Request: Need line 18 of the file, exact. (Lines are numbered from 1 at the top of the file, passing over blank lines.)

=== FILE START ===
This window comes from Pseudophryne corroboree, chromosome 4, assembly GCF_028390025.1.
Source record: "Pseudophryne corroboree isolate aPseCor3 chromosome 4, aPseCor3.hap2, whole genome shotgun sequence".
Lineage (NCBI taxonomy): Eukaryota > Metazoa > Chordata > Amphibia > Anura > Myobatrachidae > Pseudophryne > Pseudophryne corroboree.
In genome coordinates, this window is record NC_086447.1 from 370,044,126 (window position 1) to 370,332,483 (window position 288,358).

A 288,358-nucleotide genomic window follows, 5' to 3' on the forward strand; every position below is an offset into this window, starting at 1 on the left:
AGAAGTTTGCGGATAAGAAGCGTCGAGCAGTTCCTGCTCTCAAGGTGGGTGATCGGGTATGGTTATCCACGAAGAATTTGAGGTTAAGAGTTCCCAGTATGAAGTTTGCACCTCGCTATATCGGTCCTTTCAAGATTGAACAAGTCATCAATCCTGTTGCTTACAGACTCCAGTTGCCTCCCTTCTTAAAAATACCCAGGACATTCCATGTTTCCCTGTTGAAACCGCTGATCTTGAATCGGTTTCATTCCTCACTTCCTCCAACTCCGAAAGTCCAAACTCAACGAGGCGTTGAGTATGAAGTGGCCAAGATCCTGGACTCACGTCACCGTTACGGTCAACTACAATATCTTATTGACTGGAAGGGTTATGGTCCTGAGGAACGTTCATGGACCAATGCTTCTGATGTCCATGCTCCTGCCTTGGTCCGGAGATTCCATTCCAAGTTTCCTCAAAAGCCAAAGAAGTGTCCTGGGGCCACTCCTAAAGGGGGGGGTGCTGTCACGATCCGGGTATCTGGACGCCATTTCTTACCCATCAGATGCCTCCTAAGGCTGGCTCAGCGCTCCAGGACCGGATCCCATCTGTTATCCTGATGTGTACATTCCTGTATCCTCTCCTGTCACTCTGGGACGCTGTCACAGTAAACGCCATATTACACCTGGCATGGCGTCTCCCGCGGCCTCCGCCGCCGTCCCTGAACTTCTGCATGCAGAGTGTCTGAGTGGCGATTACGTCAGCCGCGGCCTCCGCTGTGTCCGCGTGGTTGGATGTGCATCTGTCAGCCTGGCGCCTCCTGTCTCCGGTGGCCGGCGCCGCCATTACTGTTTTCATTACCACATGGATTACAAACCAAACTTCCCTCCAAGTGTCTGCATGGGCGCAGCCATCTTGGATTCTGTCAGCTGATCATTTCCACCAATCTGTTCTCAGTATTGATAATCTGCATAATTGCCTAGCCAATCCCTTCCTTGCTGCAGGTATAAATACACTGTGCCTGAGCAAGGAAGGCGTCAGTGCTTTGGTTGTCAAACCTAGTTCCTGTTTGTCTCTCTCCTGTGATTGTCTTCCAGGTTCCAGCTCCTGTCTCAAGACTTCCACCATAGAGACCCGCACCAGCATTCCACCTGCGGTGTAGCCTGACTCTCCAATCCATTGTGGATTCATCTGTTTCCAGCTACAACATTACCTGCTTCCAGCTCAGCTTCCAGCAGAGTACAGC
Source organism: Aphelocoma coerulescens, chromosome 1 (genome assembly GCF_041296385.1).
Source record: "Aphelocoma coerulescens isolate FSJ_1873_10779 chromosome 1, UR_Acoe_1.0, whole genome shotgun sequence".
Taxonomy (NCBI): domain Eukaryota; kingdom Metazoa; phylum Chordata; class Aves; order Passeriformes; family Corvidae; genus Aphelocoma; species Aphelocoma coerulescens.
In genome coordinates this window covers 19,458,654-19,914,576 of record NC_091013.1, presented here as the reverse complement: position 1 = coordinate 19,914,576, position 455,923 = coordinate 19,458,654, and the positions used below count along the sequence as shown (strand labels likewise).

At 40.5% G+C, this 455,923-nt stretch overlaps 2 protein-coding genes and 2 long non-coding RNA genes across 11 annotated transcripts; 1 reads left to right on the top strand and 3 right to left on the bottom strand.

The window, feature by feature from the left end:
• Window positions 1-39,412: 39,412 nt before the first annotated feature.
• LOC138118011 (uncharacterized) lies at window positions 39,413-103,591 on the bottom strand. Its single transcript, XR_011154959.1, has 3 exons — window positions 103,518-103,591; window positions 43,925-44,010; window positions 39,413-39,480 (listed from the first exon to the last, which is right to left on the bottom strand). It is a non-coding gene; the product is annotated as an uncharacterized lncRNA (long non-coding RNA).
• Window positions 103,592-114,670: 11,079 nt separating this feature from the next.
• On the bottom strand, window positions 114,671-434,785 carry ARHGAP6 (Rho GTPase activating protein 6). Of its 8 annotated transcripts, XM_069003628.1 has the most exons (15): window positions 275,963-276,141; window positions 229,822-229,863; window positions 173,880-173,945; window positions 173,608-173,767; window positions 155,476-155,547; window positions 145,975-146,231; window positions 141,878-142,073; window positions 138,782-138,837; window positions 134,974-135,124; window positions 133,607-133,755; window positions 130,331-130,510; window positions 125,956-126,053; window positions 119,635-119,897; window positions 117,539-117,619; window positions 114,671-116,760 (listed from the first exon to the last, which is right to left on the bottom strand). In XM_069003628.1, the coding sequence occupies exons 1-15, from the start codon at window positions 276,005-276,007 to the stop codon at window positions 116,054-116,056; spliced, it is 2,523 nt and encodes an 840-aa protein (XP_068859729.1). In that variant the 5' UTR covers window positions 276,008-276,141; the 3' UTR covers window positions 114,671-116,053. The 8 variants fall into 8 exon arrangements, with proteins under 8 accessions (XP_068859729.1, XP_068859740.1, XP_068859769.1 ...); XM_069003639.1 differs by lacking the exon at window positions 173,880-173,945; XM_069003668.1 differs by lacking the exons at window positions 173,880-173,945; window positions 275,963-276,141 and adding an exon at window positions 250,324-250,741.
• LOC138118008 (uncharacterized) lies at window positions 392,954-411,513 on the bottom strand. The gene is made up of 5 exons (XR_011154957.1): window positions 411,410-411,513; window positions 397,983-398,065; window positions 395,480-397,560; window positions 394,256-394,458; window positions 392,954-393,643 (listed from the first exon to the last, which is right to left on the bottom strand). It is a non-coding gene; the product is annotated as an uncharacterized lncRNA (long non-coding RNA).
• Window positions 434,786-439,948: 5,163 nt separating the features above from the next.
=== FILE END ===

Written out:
• Window positions 434,786-439,948: 5,163 nt separating the features above from the next.